John Lewis

John Lewis was committed body and soul to nonviolent action. In 1960, he participated in the first mass lunch counter sit-ins in Nashville. As a Freedom Rider, he was badly beaten by a white mob in Montgomery. In 1963, at age 23, he became chairman of the Student Nonviolent Coordinating Committee. SNCC ("Snick") had been formed three years earlier at a conference convened by Ella Baker, executive director of the Southern Christian Leadership Conference. Its youthful members, impatient with the slower pace of older civil rights activists, concentrated on grassroots organizing in the South. At the March on Washington, John Lewis’ intended remarks had to be revised at the last minute because some of the other leaders thought them too inflammatory. Nonetheless, his speech drew a tremendous response from the marchers.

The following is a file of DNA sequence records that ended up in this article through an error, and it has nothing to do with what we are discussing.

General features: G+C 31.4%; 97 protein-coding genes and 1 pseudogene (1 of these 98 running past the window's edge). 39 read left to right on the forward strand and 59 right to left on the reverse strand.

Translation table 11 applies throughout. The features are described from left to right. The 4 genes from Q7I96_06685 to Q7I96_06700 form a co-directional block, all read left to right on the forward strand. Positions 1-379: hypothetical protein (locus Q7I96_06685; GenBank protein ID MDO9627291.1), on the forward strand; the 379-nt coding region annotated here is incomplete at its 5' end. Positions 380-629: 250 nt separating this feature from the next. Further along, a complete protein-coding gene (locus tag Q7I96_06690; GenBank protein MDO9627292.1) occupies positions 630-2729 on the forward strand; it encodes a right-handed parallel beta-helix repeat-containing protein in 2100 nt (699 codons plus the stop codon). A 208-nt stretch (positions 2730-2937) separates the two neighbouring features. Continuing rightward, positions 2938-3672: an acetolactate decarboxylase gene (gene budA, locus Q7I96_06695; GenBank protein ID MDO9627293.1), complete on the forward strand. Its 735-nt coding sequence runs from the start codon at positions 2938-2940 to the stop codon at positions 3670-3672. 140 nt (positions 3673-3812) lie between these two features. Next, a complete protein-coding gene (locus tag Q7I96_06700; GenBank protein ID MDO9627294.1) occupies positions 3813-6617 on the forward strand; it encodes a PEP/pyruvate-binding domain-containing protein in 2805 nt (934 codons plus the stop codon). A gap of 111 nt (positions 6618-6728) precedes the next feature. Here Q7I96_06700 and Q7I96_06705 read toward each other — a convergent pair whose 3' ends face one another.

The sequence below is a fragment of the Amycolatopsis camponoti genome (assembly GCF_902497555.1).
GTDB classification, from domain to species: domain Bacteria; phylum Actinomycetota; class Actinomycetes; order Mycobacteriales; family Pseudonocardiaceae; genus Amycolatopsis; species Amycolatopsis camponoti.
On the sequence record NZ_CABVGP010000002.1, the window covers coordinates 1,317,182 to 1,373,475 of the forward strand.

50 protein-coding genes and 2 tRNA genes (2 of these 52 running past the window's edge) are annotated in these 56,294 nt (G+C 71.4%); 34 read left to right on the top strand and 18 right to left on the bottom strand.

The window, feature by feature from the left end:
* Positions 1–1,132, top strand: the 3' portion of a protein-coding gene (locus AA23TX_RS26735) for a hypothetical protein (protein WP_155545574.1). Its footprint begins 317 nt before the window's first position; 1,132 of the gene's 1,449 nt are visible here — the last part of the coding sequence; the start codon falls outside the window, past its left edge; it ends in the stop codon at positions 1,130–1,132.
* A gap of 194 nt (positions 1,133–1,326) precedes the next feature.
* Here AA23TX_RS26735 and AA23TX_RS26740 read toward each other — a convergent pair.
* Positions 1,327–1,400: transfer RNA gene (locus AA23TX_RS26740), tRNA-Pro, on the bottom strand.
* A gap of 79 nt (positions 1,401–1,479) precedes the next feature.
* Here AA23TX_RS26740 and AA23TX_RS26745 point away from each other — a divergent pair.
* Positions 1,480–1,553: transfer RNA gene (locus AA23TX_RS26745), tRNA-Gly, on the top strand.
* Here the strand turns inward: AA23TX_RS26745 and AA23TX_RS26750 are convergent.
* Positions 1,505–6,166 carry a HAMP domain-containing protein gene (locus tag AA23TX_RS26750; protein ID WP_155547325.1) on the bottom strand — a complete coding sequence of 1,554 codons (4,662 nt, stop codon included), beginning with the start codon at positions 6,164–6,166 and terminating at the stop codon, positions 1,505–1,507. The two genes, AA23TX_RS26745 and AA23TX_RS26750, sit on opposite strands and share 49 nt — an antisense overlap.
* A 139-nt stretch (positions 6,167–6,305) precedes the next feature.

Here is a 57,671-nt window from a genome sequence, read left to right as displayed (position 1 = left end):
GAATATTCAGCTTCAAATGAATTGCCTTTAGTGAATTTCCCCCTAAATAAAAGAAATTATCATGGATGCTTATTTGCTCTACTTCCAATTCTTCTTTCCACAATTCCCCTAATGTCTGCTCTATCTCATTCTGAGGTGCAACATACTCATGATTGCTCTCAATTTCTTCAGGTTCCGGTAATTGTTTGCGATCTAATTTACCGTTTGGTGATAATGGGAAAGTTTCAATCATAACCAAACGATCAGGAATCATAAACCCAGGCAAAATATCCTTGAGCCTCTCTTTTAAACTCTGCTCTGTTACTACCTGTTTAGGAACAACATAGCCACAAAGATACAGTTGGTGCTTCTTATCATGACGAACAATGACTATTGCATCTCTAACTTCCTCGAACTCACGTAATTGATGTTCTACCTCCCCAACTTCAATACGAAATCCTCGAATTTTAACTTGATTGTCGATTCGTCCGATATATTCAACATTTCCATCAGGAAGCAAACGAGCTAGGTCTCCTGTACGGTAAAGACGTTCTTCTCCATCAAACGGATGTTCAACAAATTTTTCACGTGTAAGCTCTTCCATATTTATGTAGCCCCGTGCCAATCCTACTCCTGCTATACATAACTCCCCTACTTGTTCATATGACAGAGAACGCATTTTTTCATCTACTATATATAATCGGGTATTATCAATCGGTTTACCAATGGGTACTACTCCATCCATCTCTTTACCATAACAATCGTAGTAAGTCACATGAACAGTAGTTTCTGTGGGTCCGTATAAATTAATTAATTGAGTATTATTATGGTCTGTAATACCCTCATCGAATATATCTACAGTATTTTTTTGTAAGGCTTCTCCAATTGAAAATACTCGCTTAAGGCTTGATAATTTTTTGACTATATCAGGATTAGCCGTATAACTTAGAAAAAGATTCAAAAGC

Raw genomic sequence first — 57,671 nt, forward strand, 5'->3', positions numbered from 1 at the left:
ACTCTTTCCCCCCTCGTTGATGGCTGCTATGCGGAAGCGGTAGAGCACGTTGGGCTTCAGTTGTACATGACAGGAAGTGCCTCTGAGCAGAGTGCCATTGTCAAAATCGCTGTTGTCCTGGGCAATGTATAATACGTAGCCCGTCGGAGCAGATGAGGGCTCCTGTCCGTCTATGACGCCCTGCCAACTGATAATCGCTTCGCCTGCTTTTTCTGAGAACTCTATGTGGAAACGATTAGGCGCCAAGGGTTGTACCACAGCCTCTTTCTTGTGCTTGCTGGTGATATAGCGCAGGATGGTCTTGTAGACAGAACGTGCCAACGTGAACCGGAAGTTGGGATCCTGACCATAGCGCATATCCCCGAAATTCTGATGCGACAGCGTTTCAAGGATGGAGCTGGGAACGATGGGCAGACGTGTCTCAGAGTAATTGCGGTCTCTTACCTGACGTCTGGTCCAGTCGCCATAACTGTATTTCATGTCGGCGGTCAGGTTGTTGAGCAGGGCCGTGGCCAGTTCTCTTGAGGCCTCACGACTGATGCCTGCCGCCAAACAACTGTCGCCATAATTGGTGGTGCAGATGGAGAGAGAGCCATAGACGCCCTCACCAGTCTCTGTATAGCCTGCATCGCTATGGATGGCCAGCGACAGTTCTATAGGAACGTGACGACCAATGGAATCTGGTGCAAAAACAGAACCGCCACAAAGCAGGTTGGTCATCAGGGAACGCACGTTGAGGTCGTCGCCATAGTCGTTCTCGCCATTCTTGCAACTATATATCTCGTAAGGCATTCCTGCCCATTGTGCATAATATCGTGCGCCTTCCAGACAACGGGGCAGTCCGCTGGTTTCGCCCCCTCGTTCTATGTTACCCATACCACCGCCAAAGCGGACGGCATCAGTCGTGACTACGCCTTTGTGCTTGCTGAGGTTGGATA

Click below to view copies of his correspondence with the White House:

Telegram (9/22/61) from John Lewis appealing to the President on behalf of fourteen students from Tennessee A & I University jailed in Mississippi.

Telegram (8/20/63)  from John Lewis to President Kennedy requesting investigation of shooting in Americus, Georgia.